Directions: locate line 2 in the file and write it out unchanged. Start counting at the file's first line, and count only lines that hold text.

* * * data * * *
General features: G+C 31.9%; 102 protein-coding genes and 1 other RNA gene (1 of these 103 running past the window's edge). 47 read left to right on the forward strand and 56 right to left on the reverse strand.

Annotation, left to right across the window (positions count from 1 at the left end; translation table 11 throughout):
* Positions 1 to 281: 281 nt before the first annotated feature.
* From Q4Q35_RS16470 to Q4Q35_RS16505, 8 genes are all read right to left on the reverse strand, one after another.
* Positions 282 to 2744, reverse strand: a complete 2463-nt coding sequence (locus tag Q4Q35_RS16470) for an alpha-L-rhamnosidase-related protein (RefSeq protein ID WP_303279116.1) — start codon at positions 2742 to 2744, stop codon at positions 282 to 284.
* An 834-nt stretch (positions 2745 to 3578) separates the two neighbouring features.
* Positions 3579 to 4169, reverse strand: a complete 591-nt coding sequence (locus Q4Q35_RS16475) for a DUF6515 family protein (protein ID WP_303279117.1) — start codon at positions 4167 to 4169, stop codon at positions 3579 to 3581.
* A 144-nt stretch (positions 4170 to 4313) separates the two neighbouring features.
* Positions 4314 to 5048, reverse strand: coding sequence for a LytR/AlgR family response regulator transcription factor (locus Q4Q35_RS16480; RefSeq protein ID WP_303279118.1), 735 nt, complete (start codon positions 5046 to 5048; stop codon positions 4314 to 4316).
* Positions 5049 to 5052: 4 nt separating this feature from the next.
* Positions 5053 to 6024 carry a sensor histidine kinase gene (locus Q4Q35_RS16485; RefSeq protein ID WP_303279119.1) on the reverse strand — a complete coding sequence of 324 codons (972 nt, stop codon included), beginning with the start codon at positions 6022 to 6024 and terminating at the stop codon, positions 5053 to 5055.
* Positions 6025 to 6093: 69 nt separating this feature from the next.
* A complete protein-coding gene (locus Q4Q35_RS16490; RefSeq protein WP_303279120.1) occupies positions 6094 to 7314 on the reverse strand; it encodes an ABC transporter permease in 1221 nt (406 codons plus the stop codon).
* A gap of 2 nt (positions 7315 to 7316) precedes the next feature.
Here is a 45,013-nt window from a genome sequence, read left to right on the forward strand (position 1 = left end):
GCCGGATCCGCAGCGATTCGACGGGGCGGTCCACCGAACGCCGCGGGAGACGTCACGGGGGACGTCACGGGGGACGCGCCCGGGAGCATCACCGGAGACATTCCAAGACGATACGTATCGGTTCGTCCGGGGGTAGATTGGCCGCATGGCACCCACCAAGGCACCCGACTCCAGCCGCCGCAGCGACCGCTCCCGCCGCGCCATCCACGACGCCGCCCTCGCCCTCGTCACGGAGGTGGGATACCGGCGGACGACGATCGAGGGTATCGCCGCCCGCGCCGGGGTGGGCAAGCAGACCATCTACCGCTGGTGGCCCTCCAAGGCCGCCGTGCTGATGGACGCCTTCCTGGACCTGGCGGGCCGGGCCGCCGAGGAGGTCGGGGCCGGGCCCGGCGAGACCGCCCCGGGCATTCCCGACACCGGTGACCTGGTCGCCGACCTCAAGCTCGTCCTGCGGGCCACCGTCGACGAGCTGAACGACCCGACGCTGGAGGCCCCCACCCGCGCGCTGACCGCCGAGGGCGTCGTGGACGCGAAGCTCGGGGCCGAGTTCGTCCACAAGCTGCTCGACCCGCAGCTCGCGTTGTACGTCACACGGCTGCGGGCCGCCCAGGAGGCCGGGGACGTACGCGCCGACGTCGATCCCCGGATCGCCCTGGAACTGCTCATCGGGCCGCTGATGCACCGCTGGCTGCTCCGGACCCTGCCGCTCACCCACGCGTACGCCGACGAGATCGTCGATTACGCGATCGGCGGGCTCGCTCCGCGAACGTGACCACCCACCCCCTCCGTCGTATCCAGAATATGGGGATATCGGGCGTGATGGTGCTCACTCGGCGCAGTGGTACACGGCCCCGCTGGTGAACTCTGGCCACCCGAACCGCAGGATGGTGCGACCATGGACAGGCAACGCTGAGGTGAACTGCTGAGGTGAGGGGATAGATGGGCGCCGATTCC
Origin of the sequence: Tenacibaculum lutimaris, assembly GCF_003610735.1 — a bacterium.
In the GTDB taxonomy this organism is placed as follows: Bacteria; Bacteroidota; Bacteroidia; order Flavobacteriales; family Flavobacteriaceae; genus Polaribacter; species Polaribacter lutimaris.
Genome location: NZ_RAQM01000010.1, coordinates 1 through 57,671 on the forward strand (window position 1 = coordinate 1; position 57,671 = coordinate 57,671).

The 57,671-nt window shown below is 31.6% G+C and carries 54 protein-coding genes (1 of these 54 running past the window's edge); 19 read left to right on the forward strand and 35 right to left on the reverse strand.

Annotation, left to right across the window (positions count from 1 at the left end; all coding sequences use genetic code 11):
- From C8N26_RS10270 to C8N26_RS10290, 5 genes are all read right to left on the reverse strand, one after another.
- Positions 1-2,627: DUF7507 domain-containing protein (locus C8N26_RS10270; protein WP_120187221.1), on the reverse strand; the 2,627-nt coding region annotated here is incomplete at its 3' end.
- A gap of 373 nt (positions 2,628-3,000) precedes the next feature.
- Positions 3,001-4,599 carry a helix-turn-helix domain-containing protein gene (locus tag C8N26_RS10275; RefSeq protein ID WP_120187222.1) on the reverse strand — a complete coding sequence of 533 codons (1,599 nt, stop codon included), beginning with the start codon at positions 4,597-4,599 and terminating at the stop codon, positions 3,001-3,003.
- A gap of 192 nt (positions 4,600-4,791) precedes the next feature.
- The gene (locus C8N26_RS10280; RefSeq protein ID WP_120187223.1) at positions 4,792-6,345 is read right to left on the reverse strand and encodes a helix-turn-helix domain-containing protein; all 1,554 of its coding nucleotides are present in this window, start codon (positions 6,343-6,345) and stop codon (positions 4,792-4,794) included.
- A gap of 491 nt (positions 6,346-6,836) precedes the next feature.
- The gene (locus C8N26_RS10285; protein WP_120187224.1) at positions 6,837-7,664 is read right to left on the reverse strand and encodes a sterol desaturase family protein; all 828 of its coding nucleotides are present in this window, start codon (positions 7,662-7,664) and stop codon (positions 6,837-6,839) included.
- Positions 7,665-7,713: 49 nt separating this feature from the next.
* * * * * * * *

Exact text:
Annotation, left to right across the window (positions count from 1 at the left end; translation table 11 throughout):